Cape Town - Air safety and how passengers are being treated both by airlines and fellow passengers has once again become a hot topic after local award-winning music group Black Motion were escorted off a British Airways flight following an alleged racist incident.
They duo were flying from Cape Town to Johannesburg on Monday, 04 December.
According to the duo who took to Instagram to discuss the matter, they booked into business class and were seated when an air hostess asked them to move to economy after a fellow passenger complained about a broken seat and she needed to be move.
Bongani "Murdah" Mohosana took to Instagram account to speak out about the incident, insisting that they had been asked to move simply so that a "white woman could be comfortable".
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Mohosana says they questioned why they were singled out to move to economy over other passengers in business class and were apparently told their tickets were "worth less."
"Black motion happened to be the only two young black men in a British Airways business class.
"We were embarrassed and removed from business class just because a white woman complained about her broken seat.
"Our image has been compromised. We had to suffer as if we own British Airlines (sic) having to suffer while a white lady was comfortable in our seats.
"We were told that they couldn't risk flying us as they were avoiding 911.
"In their eyes, we are terrorists the captain said it indirectly
"Our image/ reputation as has been compromised and this is because of our kindness. We will forever humble ourselves."
The group's road manager, Nicky Seema, who was also on the flight told TimessLive that the group were ill-treated because they were "the only two black people in economy".
"When they asked why they were being chosen, they [the air hostess] told them their ticket was cheaper. We asked them why they were not accommodating us and they said they were doing so by putting us in economy," he says.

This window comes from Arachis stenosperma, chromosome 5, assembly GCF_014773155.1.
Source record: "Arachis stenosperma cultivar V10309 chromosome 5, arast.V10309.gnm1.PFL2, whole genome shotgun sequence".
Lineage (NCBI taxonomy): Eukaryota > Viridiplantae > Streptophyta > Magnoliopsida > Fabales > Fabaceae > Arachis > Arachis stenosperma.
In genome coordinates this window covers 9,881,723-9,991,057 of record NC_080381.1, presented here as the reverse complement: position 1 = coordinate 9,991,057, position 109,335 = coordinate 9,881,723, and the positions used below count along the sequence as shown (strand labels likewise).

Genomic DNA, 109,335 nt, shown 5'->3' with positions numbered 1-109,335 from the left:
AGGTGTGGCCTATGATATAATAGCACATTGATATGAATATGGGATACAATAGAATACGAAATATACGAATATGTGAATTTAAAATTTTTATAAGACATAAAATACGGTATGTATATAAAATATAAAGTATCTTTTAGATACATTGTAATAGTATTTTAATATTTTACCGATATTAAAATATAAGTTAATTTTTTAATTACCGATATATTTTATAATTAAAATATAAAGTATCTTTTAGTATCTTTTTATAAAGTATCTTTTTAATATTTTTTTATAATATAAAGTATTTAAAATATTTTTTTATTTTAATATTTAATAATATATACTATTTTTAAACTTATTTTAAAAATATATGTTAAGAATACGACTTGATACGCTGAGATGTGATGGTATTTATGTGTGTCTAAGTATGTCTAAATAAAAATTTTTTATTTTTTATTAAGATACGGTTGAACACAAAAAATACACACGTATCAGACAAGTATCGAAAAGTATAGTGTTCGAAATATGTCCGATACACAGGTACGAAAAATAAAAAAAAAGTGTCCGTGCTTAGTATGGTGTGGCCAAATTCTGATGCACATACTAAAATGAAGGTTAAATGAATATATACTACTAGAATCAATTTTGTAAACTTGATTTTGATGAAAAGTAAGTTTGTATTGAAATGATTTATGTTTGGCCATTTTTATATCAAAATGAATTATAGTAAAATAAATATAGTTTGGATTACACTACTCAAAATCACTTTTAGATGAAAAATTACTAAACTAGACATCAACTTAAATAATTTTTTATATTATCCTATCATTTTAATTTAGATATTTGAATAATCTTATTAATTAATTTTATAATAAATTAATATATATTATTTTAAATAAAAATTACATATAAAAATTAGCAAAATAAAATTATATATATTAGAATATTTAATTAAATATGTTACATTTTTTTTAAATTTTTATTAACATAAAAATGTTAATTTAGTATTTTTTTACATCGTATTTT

Seema says once the crew discovered that Mabongwane and Mohosana were famous, they apologised and offered to get them onto the next available flight.
According to Seema the airline indicated it was not about race, but he alleges the incident only happened because they did not know they were Black Motion and "they saw two boys and thought they could undermine them".
It is unclear if the change of seating is based on the airline's new controversial policy that boards passengers based on how much they paid for a seat.
The new "pay less, board last" means passengers with the cheapest tickets will be last to hop on the aircraft, no matter where they sit on the plane. Traveller24 asked Comair if this new policy had any bearing, with the airline stating it would only be able to comment once it has all the details.
SEE: Priority boarding and the insignificance of budget travellers?
In a statement, Shaun Pozyn, Marketing, Loyalty and Customer Experience Head told Traveller24 that they are aware of the incident and will comment further once they have more details.
“We have been made aware of this incident. Comair and British Airways will not tolerate racism," says Pozyn. "We regard these allegations as very serious and they thus warrant thorough investigation. We will establish what happened and take whatever action is required.”
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